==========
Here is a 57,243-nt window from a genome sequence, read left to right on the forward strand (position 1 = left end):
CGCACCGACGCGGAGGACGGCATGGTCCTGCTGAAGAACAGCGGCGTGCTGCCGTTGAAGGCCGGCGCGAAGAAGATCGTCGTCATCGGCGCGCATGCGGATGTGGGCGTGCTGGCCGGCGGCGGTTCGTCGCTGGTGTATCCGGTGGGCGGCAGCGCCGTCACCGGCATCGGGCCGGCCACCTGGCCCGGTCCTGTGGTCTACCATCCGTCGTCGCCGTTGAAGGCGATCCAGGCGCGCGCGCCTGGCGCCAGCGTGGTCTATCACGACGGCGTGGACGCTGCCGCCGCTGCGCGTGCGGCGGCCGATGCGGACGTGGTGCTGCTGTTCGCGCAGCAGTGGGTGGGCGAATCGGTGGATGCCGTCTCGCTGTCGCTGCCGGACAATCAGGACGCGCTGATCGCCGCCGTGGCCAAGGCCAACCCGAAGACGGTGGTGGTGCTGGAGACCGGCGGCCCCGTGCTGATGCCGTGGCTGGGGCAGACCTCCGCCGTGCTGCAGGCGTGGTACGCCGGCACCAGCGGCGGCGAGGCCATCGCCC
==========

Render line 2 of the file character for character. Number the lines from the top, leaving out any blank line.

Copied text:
CGCACCGACGCGGAGGACGGCATGGTCCTGCTGAAGAACAGCGGCGTGCTGCCGTTGAAGGCCGGCGCGAAGAAGATCGTCGTCATCGGCGCGCATGCGGATGTGGGCGTGCTGGCCGGCGGCGGTTCGTCGCTGGTGTATCCGGTGGGCGGCAGCGCCGTCACCGGCATCGGGCCGGCCACCTGGCCCGGTCCTGTGGTCTACCATCCGTCGTCGCCGTTGAAGGCGATCCAGGCGCGCGCGCCTGGCGCCAGCGTGGTCTATCACGACGGCGTGGACGCTGCCGCCGCTGCGCGTGCGGCGGCCGATGCGGACGTGGTGCTGCTGTTCGCGCAGCAGTGGGTGGGCGAATCGGTGGATGCCGTCTCGCTGTCGCTGCCGGACAATCAGGACGCGCTGATCGCCGCCGTGGCCAAGGCCAACCCGAAGACGGTGGTGGTGCTGGAGACCGGCGGCCCCGTGCTGATGCCGTGGCTGGGGCAGACCTCCGCCGTGCTGCAGGCGTGGTACGCCGGCACCAGCGGCGGCGAGGCCATCGCCC